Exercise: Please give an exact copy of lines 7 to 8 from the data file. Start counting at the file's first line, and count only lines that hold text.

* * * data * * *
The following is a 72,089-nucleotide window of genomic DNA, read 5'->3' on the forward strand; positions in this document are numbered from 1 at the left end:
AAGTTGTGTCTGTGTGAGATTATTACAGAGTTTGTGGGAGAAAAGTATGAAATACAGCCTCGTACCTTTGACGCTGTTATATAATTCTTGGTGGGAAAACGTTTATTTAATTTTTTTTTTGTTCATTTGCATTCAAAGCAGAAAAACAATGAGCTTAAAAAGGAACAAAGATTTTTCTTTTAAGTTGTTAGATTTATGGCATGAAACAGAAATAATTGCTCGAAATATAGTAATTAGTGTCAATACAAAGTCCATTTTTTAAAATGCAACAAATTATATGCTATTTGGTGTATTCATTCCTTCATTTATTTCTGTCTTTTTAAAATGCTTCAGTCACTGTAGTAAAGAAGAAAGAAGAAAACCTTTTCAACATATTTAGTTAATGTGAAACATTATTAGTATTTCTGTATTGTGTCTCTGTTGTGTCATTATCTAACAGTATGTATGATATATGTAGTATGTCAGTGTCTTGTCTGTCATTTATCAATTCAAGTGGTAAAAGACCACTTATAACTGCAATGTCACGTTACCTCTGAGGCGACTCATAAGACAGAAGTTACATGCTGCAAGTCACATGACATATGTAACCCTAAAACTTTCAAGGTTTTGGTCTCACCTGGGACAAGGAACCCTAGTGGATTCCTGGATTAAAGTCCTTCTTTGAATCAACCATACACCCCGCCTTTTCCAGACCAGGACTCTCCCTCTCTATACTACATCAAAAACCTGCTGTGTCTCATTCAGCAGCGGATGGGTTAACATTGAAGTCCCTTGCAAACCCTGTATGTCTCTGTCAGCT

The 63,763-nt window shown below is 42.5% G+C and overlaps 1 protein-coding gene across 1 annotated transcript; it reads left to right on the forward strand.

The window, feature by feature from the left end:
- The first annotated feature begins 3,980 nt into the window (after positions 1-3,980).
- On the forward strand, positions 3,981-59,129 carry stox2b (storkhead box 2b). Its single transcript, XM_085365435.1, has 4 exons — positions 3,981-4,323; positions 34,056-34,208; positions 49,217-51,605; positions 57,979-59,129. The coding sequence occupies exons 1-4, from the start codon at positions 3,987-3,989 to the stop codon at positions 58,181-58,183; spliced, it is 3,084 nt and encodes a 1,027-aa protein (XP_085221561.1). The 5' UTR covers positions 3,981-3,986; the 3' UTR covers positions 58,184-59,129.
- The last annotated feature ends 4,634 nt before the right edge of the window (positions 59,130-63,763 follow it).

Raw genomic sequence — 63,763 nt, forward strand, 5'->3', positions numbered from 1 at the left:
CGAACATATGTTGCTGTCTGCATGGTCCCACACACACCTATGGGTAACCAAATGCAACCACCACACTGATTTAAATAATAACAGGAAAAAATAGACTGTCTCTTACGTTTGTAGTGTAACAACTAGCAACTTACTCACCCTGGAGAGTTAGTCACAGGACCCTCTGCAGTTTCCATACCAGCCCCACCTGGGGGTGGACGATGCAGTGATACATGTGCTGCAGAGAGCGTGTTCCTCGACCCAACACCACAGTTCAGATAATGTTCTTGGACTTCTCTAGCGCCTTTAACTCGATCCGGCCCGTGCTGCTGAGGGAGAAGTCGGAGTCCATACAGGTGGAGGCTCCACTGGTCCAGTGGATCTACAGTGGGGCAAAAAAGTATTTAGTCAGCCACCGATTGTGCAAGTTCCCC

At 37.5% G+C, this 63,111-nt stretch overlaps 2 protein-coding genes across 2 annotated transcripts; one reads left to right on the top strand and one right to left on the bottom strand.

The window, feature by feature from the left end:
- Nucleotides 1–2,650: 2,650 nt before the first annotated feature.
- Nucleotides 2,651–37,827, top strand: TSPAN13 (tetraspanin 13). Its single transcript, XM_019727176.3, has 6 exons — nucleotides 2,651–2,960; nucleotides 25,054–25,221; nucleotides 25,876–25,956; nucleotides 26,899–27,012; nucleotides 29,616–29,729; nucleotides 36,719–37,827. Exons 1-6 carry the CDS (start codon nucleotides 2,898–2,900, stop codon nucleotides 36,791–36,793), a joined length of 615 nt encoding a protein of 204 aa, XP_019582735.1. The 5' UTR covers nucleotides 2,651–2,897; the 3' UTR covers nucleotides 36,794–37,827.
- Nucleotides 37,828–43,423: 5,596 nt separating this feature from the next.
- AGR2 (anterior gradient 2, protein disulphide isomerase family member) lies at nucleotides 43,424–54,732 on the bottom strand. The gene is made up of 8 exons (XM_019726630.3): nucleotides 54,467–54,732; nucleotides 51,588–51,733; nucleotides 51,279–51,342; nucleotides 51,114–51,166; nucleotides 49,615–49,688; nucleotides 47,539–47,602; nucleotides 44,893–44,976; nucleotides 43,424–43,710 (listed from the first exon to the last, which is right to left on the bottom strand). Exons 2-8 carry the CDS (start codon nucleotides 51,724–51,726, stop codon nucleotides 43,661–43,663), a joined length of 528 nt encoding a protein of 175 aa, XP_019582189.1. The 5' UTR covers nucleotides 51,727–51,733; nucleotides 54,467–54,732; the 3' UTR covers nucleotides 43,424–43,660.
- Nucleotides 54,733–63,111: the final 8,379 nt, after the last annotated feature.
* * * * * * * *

- The last annotated feature ends 4,634 nt before the right edge of the window (positions 59,130-63,763 follow it).

Raw genomic sequence — 63,763 nt, forward strand, 5'->3', positions numbered from 1 at the left: